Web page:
Plant breeders' rights (PBRs), rights granted to the breeders of new varieties of plants, give them exclusive control over the propagating material – seeds, cuttings, divisions and tissue culture – and harvested material – such as cut flowers, fruit and foliage – of a new variety of plant for a number of years. However, David Cochrane, Partner at Spoor & Fisher and a specialist in plant breeders' rights, says that imminent amendments to  legislation as well as globalisation are making it more important that plant breeders consult intellectual property experts when it comes to the protection of their rights.

 

"Precisely because plant breeding is such a long-term and expensive pursuit, ensuing that you secure your rights as a breeder is critical," he says. "Without PBRs, the breeder may not receive full return on investment

 

http://www.mondaq.com/x/136680/Biotech+Life+Sciences+Healthcare/When+It+Comes+To+Plant+Breeding+Rights+Its+Wise+To+Call+On+The+Experts

 

Source: SeedQuest.com

 

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1.31  World Intellectual Property Organization seminar: Intellectual Property is spearhead of agricultural innovation, solution to food shortage

 

Geneva, Switzerland

June 28, 2011

The World Intellectual Property Organization recently stepped into the agriculture field with its first seminar on the use of intellectual property to increase productivity. In the seminar, proponents of IP rights defended the value of protection and the necessity of relying on technology to answer the needs of an inflated world population.

Available only for IP-Watch subscribers.

 

http://www.seedquest.com/news.php?type=news&id_article=18596&id_region=&id_category=&id_crop=

 

Source: SeedQuest.com

 

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1.32 Peru declares 10-year moratorium on GM seeds

 

June 10th, 2011

Peru’s congress has approved a new law banning the cultivation of transgenic seeds but genetically-modified (GM) imports will still be allowed, website Agraria.pe reported.

 

Scientist Dr Alexander Grobman Tversky has criticized the move as cutting the lifeblood of several Peruvian innovations such as moth-resistant potatoes and leaf spot-resistant papayas, in an interview with website Agronecociosperu.com.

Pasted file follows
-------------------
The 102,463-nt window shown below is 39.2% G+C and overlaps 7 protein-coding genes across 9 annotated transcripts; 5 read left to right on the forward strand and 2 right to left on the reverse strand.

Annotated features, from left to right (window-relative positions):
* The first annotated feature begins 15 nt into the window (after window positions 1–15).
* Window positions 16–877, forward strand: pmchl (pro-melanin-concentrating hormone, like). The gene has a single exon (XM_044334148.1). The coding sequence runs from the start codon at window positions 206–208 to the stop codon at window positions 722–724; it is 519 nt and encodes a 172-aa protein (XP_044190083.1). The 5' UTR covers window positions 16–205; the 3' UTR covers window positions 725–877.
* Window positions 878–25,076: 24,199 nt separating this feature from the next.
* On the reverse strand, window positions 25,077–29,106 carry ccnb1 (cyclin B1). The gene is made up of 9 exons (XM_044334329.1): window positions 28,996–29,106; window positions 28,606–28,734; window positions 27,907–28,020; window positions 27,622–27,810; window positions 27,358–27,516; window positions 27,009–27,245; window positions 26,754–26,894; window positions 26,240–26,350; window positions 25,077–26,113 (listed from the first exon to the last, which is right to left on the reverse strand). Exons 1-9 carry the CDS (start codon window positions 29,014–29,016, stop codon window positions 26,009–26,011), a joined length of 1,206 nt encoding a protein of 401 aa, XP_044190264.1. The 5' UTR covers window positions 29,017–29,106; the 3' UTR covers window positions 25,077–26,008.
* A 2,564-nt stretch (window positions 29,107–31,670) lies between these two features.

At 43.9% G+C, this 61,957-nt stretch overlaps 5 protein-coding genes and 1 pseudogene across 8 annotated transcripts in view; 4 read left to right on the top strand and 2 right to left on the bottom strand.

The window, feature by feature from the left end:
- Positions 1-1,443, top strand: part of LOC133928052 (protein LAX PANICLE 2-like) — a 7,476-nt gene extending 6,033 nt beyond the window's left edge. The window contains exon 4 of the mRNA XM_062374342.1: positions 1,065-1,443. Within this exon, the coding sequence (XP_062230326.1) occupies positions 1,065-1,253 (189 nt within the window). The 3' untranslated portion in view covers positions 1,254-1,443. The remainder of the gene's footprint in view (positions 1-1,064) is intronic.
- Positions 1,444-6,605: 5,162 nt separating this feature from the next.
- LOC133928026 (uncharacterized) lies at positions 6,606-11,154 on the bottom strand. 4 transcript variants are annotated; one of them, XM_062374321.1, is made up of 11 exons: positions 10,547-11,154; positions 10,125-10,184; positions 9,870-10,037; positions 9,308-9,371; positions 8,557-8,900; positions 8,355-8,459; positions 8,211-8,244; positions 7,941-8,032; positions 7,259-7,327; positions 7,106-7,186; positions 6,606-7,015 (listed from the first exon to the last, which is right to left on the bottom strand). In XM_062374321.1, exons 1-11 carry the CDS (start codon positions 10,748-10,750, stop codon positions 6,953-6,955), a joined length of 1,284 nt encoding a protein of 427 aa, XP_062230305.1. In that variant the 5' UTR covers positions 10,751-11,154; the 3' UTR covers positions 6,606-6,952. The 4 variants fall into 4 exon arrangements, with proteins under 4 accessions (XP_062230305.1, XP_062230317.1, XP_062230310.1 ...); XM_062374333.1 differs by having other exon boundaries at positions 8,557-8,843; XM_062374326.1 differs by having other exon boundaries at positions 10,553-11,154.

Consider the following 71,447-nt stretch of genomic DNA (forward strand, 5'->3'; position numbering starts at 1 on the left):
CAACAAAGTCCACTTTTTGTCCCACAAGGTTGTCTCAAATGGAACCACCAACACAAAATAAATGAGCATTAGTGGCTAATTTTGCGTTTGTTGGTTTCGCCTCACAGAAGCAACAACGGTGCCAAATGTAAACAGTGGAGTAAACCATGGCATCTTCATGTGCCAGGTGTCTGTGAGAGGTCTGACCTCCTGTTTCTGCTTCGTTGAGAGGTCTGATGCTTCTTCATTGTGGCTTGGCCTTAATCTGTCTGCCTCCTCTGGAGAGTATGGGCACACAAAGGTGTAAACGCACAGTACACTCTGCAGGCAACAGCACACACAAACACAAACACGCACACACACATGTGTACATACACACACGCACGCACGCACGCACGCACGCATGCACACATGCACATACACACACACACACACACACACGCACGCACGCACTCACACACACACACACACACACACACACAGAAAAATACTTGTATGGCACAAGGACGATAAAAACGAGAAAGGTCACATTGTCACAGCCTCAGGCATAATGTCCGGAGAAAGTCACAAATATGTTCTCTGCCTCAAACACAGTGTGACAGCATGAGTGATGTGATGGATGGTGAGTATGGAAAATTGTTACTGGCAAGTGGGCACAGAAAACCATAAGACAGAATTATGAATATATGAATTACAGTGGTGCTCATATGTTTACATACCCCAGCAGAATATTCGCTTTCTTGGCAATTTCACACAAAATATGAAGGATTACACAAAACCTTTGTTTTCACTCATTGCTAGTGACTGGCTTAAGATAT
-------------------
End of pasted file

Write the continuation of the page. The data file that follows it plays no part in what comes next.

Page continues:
“This disease (leaf spot) is wiping out thousands of hectares of papaya in the jungle. Around 50 project profiles have been developed that use the tool of genetic engineering and could be conducted with different crops and livestock,” Grobman Tversky was quoted as saying.

 

“If the potato created in Peru is not accepted here it could be brought to other countries like India. Regarding the GM papaya, the strains of the virus that attack papayas are different in every country, so Colombia, the Philippines and Vietnam are developing their own transgenic papayas that are resistant to the virus, as was done in Hawaii.

 

“A moratorium of any length of time for GM crops benefits Peru’s competing countries, and certain NGOs whose funds come from external financing.”

 

The Romanian-born scientist, who is president of Semillas Penta Del Peru S.A., told Agronegocios Peru transgenic food development was an important means to fight hunger, while the moratorium would also lead to large financial losses for the country.

 

“There are around one billion hungry or malnourished people in the world. Every year there are around 100 million more mouths to feed. The expansion of agriculture is limited by a lack of adequate land, unless more forests are harvested. The availability of irrigation water is increasingly scarce,” he was qutoed as saying.

 

“There are several national costs in the delay of accepting GM crops that can be quantified economically, like what was done by the IFPRI (International Food Polciy Research Institute) and Goncalves in Brazil, calculating that the delay of six years in Brazil to develop GM soybeans behind Argentina, led to a loss of US$6 billion.”

 

He said Peru also had six universities offering postgraduate programs in modern biotechnology, but the new law created a disincentive for students to study in the area and could lead to a brain drain.

 

The law will be in effect for the next 10 years with the aim of preventing negative effects on biodiversity, while a technical commission has also been created to evaluate and prevent risks from the use of transgenics, Agraria reported.

 

The evaluation report will need to be submitted within the next two years, while the Ministry for Environment will still need to set an environmental land management policy in relation to the moratorium.

 

Related stories: Peru’s agricultural minister resigns

 

http://www.freshfruitportal.com/2011/06/10/peru-declares-10-year-moratorium-on-gm-seeds/

 

Source: SeedQuest.com

 

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1.33  New FAO Chief accepts GMOs, not seed monopolies